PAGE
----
Basic Income is having its third and largest wave of support in its history. Georgism has had one major wave of support, and it peaked more than 100 years ago. Why is Basic Income taking off now while Georgism is not? Why does an idea that excited people in the late-nineteenth and early-twentieth century fail to excite people today when the political climate—including increased attention to inequality and environmental issues—seems to be more favorable than it has been in 50 years?
I want to suggest one possible answer. Georgism has two parts: increased social spending and a tax shift toward resources and economic rents. The United States tried the first part of that during the Progressive era, the New Deal era, and the Great Society era, and the part we tried was the exciting part. What Georgists are left with is a policy-wonk-sounding idea for a tax shift. They can say that the failure to do this tax shift is part of the reason that increased social spending hasn’t lived up to its promise. But to get people to believe it, they have to make wonky technical arguments that make most people’s eyes glaze over.
Basic Income is generating excitement with the idea of a fundamentally different kind of social spending: redistribution in cash without paternalism or judgment. Georgists can make some wonky technical arguments about how best to finance that kind of spending, and these arguments are useful in the right circles.
But they have the option to use Georgist principles to make the Basic Income idea more exciting with a two-part argument along the following lines.
First, the people who have grabbed the earth’s resources owe you money. The people who are destroying our environment owe you money. The people who offer you insufficient wages and/or high rents owe you money because they control resources, and you don’t.
Second, this money will bring human emancipation, bestowing on workers the one thing they’ve always needed to enter the market as free individuals: the power to say no. Why is it that the labor market overwhelmingly involves the children of the rich giving the orders and the children of the poor taking the orders? Because people who are unfree to access the resources of the Earth directly for themselves have no choice but to work for the people who control resources. Until the people who own the resources start compensating the propertyless, our labor market will contain an unspoken element of coercion.
Of course, to make these arguments, Georgists will need to endorse a Basic Income or a Citizens Dividend as it is usually called when paired with Georgist taxation strategy, but it is an exciting argument that Georgists are uniquely able to contribute to. I’d love to see books and articles pairing these arguments for Basic income with particularly Georgist ideas about how to raise the revenue required.
-Karl Widerquist, Beautfort, North Carolina, August 3, 2017
Afterword: I fully support Basic Income. I’m sympathetic to many (though not all) Georgist ideas. What I presented above is merely an option. I’m not trying to tell Georgists that they all have to work on Basic Income. In fact, I’m as annoyed by Basic Income supporters telling Georgists they have to support Basic Income as I am by Georgists telling Basic Income supporters they have to support Georgism. Our efforts are best directed outward—toward converting people to one idea or the other—rather than inward—trying to bring people who are already working for one positive change into full agreement with a whole range of positions. We don’t need to convert each other. It’s not necessary for everybody to agree on everything. It’s not even necessary for everyone to work together for each to make a positive contribution. The drive for internal intellectual purity often contributes to the marginalization of movements. We’re all working for progress in our own ways.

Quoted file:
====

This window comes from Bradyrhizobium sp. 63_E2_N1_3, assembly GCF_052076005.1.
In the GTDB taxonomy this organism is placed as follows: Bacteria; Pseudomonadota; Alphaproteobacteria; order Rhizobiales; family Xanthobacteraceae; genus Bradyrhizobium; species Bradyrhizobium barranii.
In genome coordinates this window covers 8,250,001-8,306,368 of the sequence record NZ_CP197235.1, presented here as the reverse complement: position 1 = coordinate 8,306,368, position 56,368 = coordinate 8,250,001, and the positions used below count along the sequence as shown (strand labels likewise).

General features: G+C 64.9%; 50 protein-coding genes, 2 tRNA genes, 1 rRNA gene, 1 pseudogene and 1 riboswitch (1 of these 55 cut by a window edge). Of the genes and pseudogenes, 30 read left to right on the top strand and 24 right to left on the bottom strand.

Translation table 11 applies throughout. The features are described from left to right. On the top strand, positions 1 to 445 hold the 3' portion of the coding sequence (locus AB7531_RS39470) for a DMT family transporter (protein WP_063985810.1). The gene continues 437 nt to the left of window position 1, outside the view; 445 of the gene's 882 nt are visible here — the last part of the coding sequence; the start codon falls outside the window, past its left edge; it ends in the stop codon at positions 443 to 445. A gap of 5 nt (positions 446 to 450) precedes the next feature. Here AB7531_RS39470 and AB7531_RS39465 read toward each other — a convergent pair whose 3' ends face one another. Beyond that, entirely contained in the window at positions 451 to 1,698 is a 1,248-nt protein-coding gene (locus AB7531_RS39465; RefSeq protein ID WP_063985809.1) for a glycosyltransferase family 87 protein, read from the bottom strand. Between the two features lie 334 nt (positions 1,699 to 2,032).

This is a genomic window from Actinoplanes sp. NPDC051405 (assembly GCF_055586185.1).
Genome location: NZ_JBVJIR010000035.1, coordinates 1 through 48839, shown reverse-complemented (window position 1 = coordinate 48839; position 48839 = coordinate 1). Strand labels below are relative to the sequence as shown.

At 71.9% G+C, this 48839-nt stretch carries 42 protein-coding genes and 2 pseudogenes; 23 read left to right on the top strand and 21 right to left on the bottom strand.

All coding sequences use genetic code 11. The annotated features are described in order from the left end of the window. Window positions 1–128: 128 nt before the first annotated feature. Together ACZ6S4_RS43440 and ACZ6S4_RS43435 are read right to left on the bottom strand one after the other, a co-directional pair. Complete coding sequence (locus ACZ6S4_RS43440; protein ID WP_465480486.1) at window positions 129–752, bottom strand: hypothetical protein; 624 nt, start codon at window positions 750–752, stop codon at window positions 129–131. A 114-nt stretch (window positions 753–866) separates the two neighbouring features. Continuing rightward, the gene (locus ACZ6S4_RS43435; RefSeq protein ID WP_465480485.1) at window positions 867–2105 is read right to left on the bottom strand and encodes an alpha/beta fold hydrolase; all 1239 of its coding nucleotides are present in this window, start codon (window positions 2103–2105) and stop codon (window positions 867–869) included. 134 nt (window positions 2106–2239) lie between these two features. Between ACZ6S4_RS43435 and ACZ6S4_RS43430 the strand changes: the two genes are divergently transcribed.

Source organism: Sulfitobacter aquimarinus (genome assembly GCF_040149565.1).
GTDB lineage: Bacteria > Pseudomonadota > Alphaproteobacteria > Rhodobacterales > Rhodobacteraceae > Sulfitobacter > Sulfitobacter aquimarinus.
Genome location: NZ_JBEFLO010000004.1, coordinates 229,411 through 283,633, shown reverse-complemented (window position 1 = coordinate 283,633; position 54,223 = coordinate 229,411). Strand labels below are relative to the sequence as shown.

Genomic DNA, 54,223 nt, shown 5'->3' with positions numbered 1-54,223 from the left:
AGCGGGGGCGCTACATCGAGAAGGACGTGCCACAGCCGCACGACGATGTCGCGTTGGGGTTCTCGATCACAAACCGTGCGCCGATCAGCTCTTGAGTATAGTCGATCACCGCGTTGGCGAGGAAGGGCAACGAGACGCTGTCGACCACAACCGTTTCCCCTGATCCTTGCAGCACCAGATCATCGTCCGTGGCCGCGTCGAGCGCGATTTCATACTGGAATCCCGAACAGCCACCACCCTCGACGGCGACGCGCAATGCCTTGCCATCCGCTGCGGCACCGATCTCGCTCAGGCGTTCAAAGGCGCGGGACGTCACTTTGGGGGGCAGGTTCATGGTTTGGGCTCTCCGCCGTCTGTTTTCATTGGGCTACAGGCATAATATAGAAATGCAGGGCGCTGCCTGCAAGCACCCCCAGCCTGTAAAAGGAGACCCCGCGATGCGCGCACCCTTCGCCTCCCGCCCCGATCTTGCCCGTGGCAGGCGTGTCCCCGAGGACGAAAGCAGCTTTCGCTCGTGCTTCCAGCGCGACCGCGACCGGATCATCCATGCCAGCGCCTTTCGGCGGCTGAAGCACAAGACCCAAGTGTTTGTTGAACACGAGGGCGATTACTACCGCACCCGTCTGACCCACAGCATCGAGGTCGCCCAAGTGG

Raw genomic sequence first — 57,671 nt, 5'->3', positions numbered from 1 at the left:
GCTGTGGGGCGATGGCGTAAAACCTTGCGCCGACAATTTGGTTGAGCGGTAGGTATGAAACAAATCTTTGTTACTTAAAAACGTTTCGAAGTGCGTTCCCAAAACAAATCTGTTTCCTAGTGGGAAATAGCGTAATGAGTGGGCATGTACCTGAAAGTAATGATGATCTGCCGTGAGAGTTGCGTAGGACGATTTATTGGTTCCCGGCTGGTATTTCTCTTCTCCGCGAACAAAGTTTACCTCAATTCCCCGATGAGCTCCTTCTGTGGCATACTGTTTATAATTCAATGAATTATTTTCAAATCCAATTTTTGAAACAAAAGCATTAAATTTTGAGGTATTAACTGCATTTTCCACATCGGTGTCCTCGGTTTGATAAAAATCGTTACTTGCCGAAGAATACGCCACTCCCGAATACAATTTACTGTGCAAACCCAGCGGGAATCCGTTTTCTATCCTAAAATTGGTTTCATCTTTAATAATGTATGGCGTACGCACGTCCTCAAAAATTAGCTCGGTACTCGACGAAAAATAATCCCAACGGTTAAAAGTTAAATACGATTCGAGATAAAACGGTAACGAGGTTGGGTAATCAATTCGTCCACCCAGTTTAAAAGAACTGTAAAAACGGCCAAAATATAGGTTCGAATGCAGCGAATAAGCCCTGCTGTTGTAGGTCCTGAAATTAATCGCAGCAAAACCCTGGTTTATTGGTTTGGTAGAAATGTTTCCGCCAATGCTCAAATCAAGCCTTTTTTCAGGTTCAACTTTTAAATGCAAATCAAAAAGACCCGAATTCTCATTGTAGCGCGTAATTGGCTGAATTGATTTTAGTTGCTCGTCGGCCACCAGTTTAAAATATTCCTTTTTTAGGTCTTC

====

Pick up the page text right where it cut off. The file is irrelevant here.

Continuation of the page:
Thank you! Your submission has been received!
Oops! Something went wrong while submitting the form
KARL WIDERQUIST, Ph.D. is an Associate Professor of political philosophy at SFS-Qatar, Georgetown University, specializing in distributive justice—the ethics of who has what. He has published seven books,
including "Prehistoric Myths in Modern Political Philosophy" (Edinburgh University Press 2017, coauthored by Grant S. McCall), "Independence, Propertylessness, and Basic Income: A Theory of Freedom
as the Power to Say No" (Palgrave Macmillan 2013), and "Basic Income: An Anthology of Contemporary Research" (Wiley-Blackwell 2013). He is a co-founder of the journal Basic Income Studies, the only academic journal devoted to research on Basic Income. Widerquist has published dozens of articles both in the popular media and in academic journals (such as Political Studies; the Eastern Economic Journal; Politics and Society; and Politics, Philosophy, and Economics). He holds two doctorates—one in Political Theory form Oxford University (2006) and one in Economics from the City University of New York (1996). He writes the blog "the Indepentarian" for Basic Income News.
He has appeared on or been quoted by many major media outlets, such as NPR’s On Point, NPR’s Marketplace, PRI’s the World, CNBC, Al-Jazeera, 538, Vice, Dissent, the New York Times, Forbes, the Financial Times, and the Atlantic Monthly, which called him “a leader of the worldwide basic income movement.”